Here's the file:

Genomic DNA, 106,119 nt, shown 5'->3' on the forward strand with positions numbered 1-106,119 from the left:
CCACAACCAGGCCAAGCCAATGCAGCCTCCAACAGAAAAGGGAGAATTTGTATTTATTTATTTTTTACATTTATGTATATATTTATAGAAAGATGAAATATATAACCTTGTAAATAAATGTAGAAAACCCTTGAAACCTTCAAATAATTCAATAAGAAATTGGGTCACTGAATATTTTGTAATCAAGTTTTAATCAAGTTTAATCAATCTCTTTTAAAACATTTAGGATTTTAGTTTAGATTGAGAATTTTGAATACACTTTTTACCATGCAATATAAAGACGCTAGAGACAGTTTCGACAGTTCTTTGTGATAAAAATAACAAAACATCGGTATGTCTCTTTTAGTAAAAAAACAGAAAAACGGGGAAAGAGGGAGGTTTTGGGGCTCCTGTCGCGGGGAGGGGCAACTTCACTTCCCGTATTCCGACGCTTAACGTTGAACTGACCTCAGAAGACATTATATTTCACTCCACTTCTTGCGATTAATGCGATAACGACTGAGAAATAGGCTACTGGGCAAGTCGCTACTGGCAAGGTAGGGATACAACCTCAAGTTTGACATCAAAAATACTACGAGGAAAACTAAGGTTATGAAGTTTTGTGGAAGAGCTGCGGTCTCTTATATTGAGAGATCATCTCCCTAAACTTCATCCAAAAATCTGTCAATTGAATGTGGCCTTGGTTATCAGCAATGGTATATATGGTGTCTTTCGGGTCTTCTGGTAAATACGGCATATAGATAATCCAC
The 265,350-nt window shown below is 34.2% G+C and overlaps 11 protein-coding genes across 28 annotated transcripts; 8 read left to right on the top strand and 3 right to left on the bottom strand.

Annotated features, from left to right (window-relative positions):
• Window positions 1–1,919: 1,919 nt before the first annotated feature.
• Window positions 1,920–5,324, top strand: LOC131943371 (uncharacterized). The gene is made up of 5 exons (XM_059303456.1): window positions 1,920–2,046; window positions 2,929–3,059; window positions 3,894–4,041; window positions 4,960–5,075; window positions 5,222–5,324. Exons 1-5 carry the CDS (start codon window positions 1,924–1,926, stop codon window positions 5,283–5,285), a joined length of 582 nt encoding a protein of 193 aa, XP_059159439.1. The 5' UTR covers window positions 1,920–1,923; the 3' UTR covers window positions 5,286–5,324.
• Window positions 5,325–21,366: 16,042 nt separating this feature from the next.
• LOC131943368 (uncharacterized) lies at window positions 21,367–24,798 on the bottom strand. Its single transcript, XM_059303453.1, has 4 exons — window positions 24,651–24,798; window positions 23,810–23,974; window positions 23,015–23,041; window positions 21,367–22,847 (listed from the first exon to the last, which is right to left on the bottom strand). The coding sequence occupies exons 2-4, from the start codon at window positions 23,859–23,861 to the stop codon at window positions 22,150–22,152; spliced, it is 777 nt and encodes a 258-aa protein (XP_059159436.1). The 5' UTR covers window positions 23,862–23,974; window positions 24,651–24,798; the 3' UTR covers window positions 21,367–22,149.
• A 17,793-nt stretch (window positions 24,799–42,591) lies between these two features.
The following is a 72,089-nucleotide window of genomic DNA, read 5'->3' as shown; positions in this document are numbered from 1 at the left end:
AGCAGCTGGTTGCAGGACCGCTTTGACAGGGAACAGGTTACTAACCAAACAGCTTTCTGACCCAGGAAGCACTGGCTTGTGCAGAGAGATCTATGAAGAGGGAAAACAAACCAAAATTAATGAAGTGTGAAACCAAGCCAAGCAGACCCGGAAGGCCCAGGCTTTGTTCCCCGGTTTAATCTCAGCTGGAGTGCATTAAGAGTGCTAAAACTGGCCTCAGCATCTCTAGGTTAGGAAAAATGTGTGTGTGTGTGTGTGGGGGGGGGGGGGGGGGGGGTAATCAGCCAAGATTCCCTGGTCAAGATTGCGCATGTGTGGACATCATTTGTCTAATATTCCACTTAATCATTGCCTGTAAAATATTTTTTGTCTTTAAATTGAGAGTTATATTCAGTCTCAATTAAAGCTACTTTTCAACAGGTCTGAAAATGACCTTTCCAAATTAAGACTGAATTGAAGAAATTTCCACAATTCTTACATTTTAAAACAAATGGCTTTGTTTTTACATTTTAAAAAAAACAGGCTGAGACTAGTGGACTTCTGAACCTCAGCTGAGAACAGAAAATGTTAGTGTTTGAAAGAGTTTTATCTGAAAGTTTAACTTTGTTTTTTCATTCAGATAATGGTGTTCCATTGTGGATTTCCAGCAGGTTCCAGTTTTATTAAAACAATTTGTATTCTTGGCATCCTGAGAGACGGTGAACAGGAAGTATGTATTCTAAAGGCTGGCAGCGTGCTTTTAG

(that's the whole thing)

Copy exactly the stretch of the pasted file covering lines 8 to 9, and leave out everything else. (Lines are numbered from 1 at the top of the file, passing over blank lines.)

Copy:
• LOC131943368 (uncharacterized) lies at window positions 21,367–24,798 on the bottom strand. Its single transcript, XM_059303453.1, has 4 exons — window positions 24,651–24,798; window positions 23,810–23,974; window positions 23,015–23,041; window positions 21,367–22,847 (listed from the first exon to the last, which is right to left on the bottom strand). The coding sequence occupies exons 2-4, from the start codon at window positions 23,859–23,861 to the stop codon at window positions 22,150–22,152; spliced, it is 777 nt and encodes a 258-aa protein (XP_059159436.1). The 5' UTR covers window positions 23,862–23,974; window positions 24,651–24,798; the 3' UTR covers window positions 21,367–22,149.
• A 17,793-nt stretch (window positions 24,799–42,591) lies between these two features.